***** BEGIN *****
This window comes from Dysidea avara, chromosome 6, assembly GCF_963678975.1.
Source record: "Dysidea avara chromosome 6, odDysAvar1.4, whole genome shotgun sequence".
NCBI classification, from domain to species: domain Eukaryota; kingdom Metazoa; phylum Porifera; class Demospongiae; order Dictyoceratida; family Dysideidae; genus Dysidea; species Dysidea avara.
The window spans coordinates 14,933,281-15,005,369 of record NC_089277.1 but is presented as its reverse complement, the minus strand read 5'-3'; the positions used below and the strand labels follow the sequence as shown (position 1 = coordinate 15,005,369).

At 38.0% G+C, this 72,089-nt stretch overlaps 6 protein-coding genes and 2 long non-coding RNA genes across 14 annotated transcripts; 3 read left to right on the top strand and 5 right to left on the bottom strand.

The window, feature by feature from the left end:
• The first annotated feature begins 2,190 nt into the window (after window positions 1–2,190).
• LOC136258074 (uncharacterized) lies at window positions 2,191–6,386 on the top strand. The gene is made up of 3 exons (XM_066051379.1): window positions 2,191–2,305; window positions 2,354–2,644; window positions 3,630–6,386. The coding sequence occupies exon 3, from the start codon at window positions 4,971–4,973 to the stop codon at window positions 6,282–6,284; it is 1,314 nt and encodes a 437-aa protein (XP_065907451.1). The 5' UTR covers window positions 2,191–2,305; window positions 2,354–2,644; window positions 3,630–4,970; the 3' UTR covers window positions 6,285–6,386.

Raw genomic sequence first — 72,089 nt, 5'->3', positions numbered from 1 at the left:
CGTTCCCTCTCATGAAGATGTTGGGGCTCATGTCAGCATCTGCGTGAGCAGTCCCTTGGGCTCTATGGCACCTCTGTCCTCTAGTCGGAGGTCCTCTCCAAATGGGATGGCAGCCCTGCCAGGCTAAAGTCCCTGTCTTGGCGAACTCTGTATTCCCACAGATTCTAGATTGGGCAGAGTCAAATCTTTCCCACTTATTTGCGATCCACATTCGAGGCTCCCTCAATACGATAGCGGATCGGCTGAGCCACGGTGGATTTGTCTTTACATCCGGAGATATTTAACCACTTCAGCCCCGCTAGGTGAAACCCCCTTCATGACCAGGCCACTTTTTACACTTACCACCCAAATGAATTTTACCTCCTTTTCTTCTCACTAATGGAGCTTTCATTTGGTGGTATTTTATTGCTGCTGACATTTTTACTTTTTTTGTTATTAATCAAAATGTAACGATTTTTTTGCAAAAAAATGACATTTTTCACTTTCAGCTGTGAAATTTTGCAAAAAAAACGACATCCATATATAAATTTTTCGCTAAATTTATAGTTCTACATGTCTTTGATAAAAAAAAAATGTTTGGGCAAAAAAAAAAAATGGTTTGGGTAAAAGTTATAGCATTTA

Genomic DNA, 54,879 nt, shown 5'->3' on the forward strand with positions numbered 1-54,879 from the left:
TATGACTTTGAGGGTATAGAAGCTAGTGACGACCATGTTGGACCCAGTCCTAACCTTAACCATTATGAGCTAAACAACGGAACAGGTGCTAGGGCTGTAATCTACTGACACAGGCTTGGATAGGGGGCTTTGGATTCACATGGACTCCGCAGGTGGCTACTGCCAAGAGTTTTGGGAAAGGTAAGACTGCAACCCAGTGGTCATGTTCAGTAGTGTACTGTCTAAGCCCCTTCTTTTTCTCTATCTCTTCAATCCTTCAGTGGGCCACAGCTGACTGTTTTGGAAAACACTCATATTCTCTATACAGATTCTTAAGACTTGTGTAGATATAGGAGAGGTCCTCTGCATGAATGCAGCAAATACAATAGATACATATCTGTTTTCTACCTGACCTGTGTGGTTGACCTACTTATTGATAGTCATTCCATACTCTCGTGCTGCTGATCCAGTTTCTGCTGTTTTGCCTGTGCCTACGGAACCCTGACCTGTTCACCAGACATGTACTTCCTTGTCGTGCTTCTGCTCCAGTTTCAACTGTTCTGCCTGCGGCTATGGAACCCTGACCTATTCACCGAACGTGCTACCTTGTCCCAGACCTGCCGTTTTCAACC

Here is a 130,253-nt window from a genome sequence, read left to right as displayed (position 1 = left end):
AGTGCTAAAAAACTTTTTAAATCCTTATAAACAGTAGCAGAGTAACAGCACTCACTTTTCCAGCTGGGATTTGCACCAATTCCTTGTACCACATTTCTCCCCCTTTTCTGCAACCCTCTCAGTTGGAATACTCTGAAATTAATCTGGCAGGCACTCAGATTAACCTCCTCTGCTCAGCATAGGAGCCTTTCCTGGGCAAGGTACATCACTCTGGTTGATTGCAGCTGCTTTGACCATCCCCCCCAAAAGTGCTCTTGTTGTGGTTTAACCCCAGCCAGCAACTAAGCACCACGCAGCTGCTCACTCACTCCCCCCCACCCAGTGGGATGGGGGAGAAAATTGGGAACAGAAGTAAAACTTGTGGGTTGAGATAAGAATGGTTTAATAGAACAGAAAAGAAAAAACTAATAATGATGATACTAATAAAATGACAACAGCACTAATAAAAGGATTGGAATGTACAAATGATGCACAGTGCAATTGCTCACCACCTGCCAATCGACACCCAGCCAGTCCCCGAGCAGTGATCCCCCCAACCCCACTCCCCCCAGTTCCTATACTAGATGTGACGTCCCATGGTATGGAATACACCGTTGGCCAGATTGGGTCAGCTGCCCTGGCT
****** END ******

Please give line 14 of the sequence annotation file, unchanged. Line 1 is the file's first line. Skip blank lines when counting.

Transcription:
AGTGCTAAAAAACTTTTTAAATCCTTATAAACAGTAGCAGAGTAACAGCACTCACTTTTCCAGCTGGGATTTGCACCAATTCCTTGTACCACATTTCTCCCCCTTTTCTGCAACCCTCTCAGTTGGAATACTCTGAAATTAATCTGGCAGGCACTCAGATTAACCTCCTCTGCTCAGCATAGGAGCCTTTCCTGGGCAAGGTACATCACTCTGGTTGATTGCAGCTGCTTTGACCATCCCCCCCAAAAGTGCTCTTGTTGTGGTTTAACCCCAGCCAGCAACTAAGCACCACGCAGCTGCTCACTCACTCCCCCCCACCCAGTGGGATGGGGGAGAAAATTGGGAACAGAAGTAAAACTTGTGGGTTGAGATAAGAATGGTTTAATAGAACAGAAAAGAAAAAACTAATAATGATGATACTAATAAAATGACAACAGCACTAATAAAAGGATTGGAATGTACAAATGATGCACAGTGCAATTGCTCACCACCTGCCAATCGACACCCAGCCAGTCCCCGAGCAGTGATCCCCCCAACCCCACTCCCCCCAGTTCCTATACTAGATGTGACGTCCCATGGTATGGAATACACCGTTGGCCAGATTGGGTCAGCTGCCCTGGCT